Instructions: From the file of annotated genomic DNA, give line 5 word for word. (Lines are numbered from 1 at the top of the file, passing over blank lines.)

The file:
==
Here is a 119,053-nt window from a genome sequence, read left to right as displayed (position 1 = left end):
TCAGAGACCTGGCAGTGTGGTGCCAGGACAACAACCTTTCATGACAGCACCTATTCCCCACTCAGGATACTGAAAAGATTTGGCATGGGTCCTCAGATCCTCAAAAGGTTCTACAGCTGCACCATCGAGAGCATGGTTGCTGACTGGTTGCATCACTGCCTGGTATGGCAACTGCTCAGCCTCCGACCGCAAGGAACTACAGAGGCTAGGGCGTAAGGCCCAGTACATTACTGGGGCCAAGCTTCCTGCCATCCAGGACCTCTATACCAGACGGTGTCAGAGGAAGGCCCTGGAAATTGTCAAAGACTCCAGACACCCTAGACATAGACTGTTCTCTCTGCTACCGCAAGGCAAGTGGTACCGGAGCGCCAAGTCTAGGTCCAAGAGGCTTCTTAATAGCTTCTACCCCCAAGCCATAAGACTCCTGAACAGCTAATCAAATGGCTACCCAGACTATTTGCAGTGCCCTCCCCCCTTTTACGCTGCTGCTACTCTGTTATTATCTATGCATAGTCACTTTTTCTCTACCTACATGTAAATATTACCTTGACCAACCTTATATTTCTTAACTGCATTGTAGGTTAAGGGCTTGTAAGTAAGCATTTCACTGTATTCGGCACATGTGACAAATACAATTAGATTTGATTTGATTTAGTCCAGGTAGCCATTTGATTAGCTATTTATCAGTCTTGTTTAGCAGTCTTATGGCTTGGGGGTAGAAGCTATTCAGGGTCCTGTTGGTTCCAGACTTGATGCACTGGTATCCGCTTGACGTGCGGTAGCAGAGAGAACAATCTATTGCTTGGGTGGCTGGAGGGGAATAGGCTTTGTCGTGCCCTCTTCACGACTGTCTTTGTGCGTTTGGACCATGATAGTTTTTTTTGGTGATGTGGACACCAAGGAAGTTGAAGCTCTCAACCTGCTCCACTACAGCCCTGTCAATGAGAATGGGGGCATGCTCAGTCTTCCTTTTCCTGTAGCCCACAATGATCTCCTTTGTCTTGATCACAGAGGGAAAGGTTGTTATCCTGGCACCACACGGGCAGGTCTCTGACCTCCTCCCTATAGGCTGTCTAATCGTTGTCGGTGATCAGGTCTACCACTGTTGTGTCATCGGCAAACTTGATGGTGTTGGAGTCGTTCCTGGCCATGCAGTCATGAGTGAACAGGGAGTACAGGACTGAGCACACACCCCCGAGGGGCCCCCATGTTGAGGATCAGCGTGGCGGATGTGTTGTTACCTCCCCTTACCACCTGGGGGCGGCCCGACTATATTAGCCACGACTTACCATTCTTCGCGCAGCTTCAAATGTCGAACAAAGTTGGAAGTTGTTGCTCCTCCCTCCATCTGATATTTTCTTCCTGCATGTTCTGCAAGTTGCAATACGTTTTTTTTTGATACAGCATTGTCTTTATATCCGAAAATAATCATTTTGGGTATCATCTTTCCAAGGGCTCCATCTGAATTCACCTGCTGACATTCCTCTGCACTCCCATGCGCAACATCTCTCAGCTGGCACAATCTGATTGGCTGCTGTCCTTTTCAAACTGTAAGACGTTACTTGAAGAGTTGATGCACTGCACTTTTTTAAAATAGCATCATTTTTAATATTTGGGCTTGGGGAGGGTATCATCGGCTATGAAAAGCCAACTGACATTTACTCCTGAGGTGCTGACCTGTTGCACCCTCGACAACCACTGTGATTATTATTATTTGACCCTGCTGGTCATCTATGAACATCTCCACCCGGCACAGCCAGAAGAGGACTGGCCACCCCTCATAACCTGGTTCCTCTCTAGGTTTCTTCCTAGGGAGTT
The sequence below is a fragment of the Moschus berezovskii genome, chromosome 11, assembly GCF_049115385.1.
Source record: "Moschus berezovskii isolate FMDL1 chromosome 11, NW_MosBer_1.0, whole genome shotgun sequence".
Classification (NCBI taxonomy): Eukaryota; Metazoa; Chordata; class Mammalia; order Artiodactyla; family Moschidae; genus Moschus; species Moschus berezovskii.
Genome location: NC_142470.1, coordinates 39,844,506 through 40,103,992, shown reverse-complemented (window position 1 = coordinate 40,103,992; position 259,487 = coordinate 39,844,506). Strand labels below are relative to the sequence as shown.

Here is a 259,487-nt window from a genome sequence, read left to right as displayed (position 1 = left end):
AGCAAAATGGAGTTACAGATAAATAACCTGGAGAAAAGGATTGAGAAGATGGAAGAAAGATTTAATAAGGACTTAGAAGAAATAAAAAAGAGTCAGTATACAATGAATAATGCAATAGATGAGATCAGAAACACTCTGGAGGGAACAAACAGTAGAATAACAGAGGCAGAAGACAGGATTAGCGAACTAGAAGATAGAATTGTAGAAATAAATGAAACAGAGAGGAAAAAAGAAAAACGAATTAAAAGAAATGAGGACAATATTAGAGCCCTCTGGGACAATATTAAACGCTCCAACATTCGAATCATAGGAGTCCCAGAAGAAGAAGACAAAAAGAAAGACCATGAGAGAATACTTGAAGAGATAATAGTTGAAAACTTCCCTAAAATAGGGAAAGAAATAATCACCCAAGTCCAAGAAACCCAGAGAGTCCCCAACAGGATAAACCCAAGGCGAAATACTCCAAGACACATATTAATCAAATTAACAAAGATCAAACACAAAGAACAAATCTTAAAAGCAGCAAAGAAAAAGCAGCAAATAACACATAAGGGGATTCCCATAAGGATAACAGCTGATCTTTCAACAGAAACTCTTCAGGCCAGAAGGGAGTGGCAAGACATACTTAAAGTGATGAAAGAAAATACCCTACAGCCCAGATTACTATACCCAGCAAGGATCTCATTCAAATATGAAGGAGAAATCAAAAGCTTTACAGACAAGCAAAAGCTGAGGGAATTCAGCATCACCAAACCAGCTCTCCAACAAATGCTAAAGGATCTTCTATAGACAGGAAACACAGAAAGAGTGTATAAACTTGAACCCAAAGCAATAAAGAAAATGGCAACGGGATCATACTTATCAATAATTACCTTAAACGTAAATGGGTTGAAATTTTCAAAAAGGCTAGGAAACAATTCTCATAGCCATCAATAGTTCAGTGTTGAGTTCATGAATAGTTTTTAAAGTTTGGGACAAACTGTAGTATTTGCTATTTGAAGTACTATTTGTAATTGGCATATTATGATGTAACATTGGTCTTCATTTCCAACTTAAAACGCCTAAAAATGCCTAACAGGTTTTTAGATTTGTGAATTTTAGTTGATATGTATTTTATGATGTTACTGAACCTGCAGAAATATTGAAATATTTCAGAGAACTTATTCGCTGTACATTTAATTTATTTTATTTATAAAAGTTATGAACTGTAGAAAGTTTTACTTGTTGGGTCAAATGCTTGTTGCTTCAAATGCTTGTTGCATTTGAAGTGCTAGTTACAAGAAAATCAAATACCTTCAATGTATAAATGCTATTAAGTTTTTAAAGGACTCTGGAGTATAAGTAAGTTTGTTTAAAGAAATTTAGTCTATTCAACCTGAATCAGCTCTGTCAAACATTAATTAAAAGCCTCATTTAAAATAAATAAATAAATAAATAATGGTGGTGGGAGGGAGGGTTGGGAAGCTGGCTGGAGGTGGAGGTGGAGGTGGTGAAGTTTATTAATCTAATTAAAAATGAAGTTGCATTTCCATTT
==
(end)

Classification (NCBI taxonomy): Eukaryota; Metazoa; Chordata; class Mammalia; order Artiodactyla; family Moschidae; genus Moschus; species Moschus berezovskii.